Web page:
Two days ago I uncorked a 2005 Robert Foley Merlot. To mine shock and horror, the wine was not the smooth, silky, chocolaty nectar that I was anticipating – and I have come to revere this wine as a wine among wines, i.e. high on the mountaintop! Instead, in it’s place, swirling around my glass was a cantankerous, nefarious liquid, dusty and insipid with moldy carpet-like aromatics and an astringency that might have disinfected Spanish Harlem. I thought, perhaps, it is my glass! Perhaps there was some residue in the glass that is ruining my beautiful wine. Another clean and residue-free glass yielded the same life-flailing results. Perhaps by decanting the wine, I thought, this spell would pass, and still, an hour later, like a constant spitting of rain in the Scottish stratosphere, this wine spit snake venom at the receptors in my nose. Now let’s backtrack a moment…
I had purchased six bottles from Cabrini Liquors, online. Their store is located on 181st street and Cabrini Boulevard in Manhattan. The wines were shipped to me in February. The first two bottles I drank were as vibrant as a restless four-year, but a four-year-old in a double-breasted vest and wingtips.
What had happened? What scuffed the wing-tips and knarled the penache? The wines lay on their side in the coolest part of my apartment – due to the lack of “wine cellar” or “wine fridge” (and I’m working on changing that). The apartment is carpeted and when I first smelled the acrid Merlot I assumed it was somehow the carpet’s fault, and if it weren’t for my fiancée who is rational when I hath no rational, I would have torn the carpet to shreds and cursed out my landlord below for not installing a temperature-controlled room in our three-room apartment. Alas. After returning the wine to bottle from decanter, I stopped the bottles with rubber stoppers and sucked out any remaining air. I called Cabrini and arranged to bring the wine back on Monday evening, two days out.
The treck to Cabrini was a good hour-long subway ride, and in New York City the subway presents a good opportunity to catch up on reading. I brought along the last five New Yorkers. I read about the Madoff Ponzi scheme. I got angry for all the people that were swindled. I wanted to do something about it. I wanted to accuse someone… of something. I was prepared to accuse the good people at Cabrini of trying to put one over on me… I mean, they’re in the Bronx!
To my surprise, the store was an unexpected playground of rare and fine wines all priced well-below market-value, or at least, New York City Market Value. I was greeted by Damian, Cabrini’s wine-director. He led me to the “office” where dozens and dozens of bottles lay recently opened for tasting (they were planning a big event and had to “familiarize” themselves with the wines – tough job). After a brief introduction I retrieved my four bottles of remaining Foley Merlot, two unopened, two vacuum packed. We poured them into four glasses and I, Keith the photographer, Rami the blogger, and Damian the Director tasted:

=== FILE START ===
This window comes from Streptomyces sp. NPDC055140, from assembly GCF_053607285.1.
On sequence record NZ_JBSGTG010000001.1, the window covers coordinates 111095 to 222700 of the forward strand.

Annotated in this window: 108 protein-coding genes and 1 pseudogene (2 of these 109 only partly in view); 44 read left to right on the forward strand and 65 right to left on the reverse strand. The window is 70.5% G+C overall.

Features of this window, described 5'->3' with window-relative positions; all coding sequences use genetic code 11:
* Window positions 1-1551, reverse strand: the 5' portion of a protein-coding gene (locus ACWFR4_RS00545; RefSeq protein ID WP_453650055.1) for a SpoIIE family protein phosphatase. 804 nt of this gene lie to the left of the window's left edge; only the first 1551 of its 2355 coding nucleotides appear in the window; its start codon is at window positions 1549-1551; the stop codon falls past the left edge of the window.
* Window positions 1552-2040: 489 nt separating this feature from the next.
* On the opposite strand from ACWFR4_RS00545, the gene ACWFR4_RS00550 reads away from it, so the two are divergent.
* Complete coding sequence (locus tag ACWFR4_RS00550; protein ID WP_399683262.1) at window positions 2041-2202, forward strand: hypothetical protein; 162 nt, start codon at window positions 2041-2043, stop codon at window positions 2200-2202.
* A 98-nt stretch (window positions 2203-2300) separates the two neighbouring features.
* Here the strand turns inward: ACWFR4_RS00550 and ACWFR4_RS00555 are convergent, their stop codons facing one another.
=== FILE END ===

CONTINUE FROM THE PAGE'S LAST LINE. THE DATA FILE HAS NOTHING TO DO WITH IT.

“These wines are not corked,” said Rami, through perfectly aligned purple-stained teeth. “Very, very tight for a California Merlot,” said Damian. And by Jove, the bastards were right. What had happened in the course of the wine’s two day sleep-over in my refrigerator? I say “them” because I had opened a second bottle immediately following the first and experienced the same gag-reflex. Two wines in a row! How? Why? What had I done to the good Sheppard Bacchus? Damian explained that the wine is complex, alive, and as a small production can vary greatly in terms of bottling from barrel to barrel and bottle to bottle. The wine needed to decant. Well, I had decanted it, I reminded the three incredulous winos! Strange… strange. We’ll never know. But the fact remained that one bottle was slightly corked, while the other was tight, but that probably had something to do with the fact that it had been opened, decanted, re-bottled, refrigerated, transported, and then re-opened in 48 hours and still tasted pretty damn good.
“Where do you store you glasses?” Asked Damian.
Christ. That was it. Never occurred to me: my glasses hung, upside down in my kitchen, not far from my stove. All the days and weeks of cooking – and I cook a lot – all the aromas, wedging themselves in the microscopic pours of my glassware – and hence, affecting the wine. It made sense. The Merlot was great in the glasses from Cabrini – and again, a true testament to Foley, because of the trauma I put the wine through over the last 48 hours. And, come to think of it, recently, every wine I had been drinking tasted the same and seemed a tad on the volatile side. Well…
Wine is a living, breathing creature and reacts to its environment. So good people, sterilize those glasses and for heaven’s sake, even if they look nice, don’t hang them upside down on a rack in your kitchen. Same goes for ordering wine at a bar – if you see them storing their glasses as such – stick to beer.